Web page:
Bindu

Resources of the Himalayan Yoga Tradition

The Story of Totaka

Do you know the story of Totaka, one of the first four disciples of the great Shankaracharya, in whose monastic tradition of which we are the swamis?


He was a servant, a dull man, ignorant, unlettered, unable to comprehend anything that went on between the guru and the disciples by way of teaching or listening knowledge. All of his contemporaries were great scholars and philosophers, sitting at the master's feet and imbibing and getting drunk on his wisdom. All that Totaka did was walk around behind the guru and watch where he might be stepping on a thorn or when he might be getting thirsty, when he might need his shawl changed, when he might need his seat fixed.

As a disciple in the service of the guru is supposed to do, he slept only after the guru had retired, and woke before the guru emerged from his night's retirement or meditation, or whatever passes for sleep at that level. And his entire focus was on the guru. An unlettered, dull man, with no understanding of any philosophy.

And one day the guru sent him on an errand to do something somewhere, and Totaka came back, and it was time for the class to begin. All the worthy disciples were gathered, all those who were full of understanding and knowledge, who could out-philosophize any philosopher and who could tear to shreds any argument, pro or con. And the master came to the class and asked, "Where is Totaka?"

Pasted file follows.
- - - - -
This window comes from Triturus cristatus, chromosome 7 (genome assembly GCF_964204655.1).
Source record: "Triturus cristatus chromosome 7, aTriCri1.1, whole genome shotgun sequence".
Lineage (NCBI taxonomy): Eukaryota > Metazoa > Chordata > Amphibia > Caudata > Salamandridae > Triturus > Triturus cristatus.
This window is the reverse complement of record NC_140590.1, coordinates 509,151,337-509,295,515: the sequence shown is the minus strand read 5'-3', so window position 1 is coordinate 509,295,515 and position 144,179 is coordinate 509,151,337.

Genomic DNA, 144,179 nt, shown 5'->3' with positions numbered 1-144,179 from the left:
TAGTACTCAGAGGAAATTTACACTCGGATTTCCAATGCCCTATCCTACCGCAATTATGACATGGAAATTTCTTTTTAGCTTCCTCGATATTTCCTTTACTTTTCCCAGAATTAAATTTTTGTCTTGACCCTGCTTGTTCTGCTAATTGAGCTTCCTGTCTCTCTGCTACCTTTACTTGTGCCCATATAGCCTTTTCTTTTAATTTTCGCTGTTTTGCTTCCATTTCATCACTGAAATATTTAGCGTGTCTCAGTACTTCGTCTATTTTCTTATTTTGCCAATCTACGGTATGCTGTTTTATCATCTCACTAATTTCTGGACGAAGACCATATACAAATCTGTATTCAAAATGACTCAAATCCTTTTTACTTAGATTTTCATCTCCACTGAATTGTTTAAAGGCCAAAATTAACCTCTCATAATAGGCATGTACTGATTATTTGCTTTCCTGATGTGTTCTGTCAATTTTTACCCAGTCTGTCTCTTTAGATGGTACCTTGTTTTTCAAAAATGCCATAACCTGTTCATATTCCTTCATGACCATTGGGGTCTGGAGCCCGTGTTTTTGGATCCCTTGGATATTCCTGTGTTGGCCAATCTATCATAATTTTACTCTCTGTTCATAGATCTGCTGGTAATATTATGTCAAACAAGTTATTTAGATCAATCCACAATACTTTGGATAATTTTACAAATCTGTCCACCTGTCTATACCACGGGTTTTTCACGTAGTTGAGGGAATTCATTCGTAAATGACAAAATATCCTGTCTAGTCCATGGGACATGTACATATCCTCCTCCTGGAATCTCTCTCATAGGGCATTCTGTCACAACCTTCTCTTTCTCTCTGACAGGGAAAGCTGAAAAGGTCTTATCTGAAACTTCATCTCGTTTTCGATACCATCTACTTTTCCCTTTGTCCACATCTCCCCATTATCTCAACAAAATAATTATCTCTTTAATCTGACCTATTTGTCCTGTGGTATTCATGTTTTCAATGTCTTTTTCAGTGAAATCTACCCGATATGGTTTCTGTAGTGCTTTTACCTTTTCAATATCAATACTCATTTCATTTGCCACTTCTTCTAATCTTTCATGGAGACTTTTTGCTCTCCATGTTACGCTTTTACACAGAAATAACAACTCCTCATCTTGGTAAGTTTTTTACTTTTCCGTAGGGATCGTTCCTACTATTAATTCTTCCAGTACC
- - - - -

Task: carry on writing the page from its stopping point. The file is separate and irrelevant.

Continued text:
The disciples answered, "You sent him to do such-and-such and errand; he isn't back yet."

"Oh. Well, we'll have to wait. We can't hold a class without him."

"But master, why? He doesn't understand anything. He is only your servant. He is not like the rest of us. He is not really a member of the class. Why do we have to wait on him?"

"No, no, no. We have to wait for him."

Totaka, after completing the service he was asked to perform, came back. "Oh yes," said the master. "I was waiting for you, Totaka. I have kept the class waiting."

"For me, sir?

"Yes, for you. Today you are going to teach."

"Me, master? Me? I am going to teach? What do I know to teach.

All these disciples, they are like my own guru. They are so advanced. I know nothing."

The guru said, "Are you disobeying me?"

And the disciples were stunned. The class was shocked. When the master said, "Are you disobeying me," Totaka had no alternative but to actually somehow swallow his lack of pride, for he was made to occupy th guru's seat. "Sit and close your eyes and teach." And he sat on the guru's seat and closed his eyes, and taught. He was one of the first four after the first Shankaracharya to head the monasteries.